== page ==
Friday, July 10, 2009

Oscillation option...

Tesla 100 Dinar noteAC or DC. One hundred Serbian Dinars, that is probably more than the equivalent of what the man who's picture appears on the note had to his name: the man was celibate, fastidious, meticulous and who loved a pigeon ...and who's inventions would have made him the world's richest man by far - in fact one contract alone would have been enough to make him the world's first billionaire had it not been contrary to "his future vision of free power" - yet he died destitute and with significant debts: Nikola Tesla. Later in the same year of his death the US Supreme Court upheld Tesla's patent number i.e. reversing their previous reversal and recognizing him as the inventor of radio. [Wiki] Today is the 153rd anniversary of his birth, an odd number to be sure but one he would appreciate (divisible by 3, just one part of what is now assumed to be obsessive-compulsive disorder).

When his name is mentioned most think of radio wars (fighting with Marconi over the patent for the invention of radio) or the earlier Current Wars where he played a major part in the uptake of AC instead of DC (and getting revenge on Edison who had apparently "diddled him" whilst Tesla was in his employ) but there a multitude of lesser known works, stuff of science fiction: his papers were declared to be of national importance, all his effects were seized on the advice of presidential advisers and none other than J. Edgar Hoover who declared the case most secret because of the nature of Tesla's inventions and patents. Directed-energy weapon/peace ray/ death ray, call it what you will. He tried to prevent WWII and saw the "preventative possibilities in his new invention which embodied "death ray" characteristics". A system he said he had tried to sell...

...to Great Britain for $30,000,000 on the basis of his presentation that the device would provide complete protection for the British Isles against any enemy approaching by sea or air, and would provide an offensive weapon to which there was no defense."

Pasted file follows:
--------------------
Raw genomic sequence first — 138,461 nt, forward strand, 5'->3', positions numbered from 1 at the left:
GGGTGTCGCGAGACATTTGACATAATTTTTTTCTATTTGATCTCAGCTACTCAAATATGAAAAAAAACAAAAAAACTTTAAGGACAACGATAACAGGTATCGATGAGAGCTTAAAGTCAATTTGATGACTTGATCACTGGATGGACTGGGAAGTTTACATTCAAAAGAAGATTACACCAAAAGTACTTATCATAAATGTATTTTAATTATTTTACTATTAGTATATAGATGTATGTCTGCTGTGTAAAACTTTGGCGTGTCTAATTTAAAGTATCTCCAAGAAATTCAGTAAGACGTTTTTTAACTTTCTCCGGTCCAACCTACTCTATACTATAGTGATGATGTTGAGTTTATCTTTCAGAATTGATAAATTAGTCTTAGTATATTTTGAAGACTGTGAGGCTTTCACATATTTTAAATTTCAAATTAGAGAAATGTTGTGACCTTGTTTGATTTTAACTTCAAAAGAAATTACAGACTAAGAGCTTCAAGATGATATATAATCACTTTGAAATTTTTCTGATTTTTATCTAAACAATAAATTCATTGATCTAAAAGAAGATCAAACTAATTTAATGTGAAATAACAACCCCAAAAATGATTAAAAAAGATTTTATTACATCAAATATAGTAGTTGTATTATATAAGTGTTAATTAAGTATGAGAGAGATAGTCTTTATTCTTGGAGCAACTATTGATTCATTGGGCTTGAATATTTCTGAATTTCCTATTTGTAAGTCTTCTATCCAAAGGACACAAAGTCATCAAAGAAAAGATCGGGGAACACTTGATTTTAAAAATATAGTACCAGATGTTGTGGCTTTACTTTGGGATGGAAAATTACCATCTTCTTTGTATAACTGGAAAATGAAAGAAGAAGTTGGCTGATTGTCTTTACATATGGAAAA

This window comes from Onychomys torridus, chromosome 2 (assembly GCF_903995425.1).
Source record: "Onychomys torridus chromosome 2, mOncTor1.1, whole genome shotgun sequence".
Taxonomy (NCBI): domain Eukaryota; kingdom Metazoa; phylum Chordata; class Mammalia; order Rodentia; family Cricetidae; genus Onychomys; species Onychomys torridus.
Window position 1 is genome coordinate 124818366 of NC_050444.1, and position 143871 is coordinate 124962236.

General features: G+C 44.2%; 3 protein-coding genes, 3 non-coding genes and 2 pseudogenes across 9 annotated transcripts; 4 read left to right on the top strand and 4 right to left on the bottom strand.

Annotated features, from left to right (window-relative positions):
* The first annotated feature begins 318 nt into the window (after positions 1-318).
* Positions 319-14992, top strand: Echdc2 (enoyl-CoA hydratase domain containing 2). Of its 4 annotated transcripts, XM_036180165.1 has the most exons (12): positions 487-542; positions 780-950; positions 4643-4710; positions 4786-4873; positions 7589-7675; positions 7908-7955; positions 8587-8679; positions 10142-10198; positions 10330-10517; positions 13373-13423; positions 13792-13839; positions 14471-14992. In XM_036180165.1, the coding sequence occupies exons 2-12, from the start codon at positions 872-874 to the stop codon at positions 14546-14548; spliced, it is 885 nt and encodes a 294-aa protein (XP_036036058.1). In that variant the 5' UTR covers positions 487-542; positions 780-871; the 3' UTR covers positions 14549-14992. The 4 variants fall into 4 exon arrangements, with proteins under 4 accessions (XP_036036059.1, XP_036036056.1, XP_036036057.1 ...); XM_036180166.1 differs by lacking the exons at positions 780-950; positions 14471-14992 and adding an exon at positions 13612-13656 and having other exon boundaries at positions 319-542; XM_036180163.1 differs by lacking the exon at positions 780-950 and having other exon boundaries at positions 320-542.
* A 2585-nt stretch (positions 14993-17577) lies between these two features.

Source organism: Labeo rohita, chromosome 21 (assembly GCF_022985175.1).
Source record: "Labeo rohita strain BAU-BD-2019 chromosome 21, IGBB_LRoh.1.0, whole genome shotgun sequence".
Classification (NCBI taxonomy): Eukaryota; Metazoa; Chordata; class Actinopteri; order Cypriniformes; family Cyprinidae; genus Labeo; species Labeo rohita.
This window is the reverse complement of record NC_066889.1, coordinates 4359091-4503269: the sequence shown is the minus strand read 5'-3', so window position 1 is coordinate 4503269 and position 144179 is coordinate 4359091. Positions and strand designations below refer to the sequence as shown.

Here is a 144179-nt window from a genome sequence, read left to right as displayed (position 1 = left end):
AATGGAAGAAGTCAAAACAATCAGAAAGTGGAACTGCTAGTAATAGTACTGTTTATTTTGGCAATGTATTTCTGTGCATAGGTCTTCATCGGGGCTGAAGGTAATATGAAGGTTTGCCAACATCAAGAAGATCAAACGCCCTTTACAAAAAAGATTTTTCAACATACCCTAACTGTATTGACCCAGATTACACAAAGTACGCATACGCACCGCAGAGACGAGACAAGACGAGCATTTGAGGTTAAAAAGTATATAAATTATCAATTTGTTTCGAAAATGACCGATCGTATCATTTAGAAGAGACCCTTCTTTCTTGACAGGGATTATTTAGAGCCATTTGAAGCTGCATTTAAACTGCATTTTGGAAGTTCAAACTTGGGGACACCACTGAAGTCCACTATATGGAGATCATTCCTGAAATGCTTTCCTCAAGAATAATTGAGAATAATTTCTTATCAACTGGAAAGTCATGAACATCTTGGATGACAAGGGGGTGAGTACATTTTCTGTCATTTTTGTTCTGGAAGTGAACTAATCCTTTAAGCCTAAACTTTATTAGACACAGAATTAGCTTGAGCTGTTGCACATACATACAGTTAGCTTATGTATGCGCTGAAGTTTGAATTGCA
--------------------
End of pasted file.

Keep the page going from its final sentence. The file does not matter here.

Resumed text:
Wow. Much talk of lightening balls and particle ray beam etc. Ideas that didn't necessarily go away with various reports of foo fighters during that war, or through the 80's but continue to this day. I digress, suffice to say he was most definitly one of the world's greatest inventors and a pioneer in his (electrical) field.

The oscillation option? As mentioned above Tesla is clearly thought of as an electrical genius but he was also responsible for a number of mechanical and other devices. One such was the Tesla Oscillator - his "Earthquake Machine". Apparently he once joked that he could split the Earth with one of these devices, and no-one ever knew if he was joking...!![credit to EclipseG - your page wouldn't load]

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3 comments:

Les Paul Junior said...

Within the post-1974 boundary of Sunderland there is a former pit village called Philadelphia. There you will find Electric Crescent, Voltage Terrace and Tesla Street. These steets are well over 100 years old so someone must've been, how can I say, well up on current affairs!

Span Ows said...

hahaha...nice one but actually it's brilliant (no pun intended!) that they had - and have - those names!) 1909 was when Marconi got his Nobel and so the previous years were when him and Tesla were "at each others throats" (in a scientific bod kind of way).

It may be that those Philadelphia streets were among the first in the region to have electric light (maybe powered from the pits) When you consider that the first public electricity supply in the world wasn't provided until late 1881 (Godalming, Surrey), less than 128 years ago.

Les Paul Junior said...

Durham County Council have an excellent public online GIS facilty and from this I found that those streets were built in the period 1899 to 1926. So you could well be right about the electricity supply.